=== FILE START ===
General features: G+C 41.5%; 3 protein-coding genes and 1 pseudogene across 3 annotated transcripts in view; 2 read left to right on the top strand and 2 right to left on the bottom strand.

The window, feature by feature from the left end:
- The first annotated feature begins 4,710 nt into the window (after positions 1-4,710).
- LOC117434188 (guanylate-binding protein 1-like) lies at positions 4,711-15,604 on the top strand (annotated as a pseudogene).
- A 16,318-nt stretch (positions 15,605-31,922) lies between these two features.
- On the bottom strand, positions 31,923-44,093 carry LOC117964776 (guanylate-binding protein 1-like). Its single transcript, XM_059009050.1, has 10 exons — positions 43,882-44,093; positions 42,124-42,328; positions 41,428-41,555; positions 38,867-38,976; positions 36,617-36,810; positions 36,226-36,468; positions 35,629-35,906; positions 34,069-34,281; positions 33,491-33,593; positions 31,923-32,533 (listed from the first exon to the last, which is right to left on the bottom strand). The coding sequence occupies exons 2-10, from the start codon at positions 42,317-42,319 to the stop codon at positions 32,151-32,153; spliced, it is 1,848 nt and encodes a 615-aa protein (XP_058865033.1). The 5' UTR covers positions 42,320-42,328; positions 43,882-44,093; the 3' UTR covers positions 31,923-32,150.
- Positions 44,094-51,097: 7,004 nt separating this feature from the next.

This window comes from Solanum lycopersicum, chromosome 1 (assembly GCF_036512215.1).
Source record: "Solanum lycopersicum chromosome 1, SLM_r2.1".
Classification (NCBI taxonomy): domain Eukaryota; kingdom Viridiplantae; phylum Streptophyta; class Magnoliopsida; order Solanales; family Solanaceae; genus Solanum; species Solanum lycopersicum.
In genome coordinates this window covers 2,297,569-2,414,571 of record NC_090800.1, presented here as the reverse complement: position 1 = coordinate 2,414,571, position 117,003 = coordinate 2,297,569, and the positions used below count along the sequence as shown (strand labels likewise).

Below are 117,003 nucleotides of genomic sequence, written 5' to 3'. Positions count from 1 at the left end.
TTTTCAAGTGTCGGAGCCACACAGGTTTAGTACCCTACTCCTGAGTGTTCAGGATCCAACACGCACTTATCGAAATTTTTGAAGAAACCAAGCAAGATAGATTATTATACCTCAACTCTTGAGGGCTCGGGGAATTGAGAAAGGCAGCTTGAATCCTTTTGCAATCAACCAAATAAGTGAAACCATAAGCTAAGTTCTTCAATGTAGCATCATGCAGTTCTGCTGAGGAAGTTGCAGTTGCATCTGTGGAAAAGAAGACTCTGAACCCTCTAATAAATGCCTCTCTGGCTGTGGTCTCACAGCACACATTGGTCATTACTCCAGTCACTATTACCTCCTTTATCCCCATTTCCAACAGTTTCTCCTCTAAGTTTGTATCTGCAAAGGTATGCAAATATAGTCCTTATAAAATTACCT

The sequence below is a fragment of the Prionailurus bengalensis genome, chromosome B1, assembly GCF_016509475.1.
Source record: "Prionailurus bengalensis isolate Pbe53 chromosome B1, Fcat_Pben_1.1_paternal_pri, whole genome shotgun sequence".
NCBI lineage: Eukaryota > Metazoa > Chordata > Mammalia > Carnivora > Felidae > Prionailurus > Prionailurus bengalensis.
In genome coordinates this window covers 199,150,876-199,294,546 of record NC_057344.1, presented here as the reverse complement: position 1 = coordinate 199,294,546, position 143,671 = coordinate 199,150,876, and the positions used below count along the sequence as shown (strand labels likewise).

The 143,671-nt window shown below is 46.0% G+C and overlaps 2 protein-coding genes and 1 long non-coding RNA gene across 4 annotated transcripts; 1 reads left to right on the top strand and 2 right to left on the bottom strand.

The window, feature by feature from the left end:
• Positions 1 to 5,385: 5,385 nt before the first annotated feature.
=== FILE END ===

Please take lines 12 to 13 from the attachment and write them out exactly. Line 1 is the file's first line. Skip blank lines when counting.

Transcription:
Below are 117,003 nucleotides of genomic sequence, written 5' to 3'. Positions count from 1 at the left end.
TTTTCAAGTGTCGGAGCCACACAGGTTTAGTACCCTACTCCTGAGTGTTCAGGATCCAACACGCACTTATCGAAATTTTTGAAGAAACCAAGCAAGATAGATTATTATACCTCAACTCTTGAGGGCTCGGGGAATTGAGAAAGGCAGCTTGAATCCTTTTGCAATCAACCAAATAAGTGAAACCATAAGCTAAGTTCTTCAATGTAGCATCATGCAGTTCTGCTGAGGAAGTTGCAGTTGCATCTGTGGAAAAGAAGACTCTGAACCCTCTAATAAATGCCTCTCTGGCTGTGGTCTCACAGCACACATTGGTCATTACTCCAGTCACTATTACCTCCTTTATCCCCATTTCCAACAGTTTCTCCTCTAAGTTTGTATCTGCAAAGGTATGCAAATATAGTCCTTATAAAATTACCT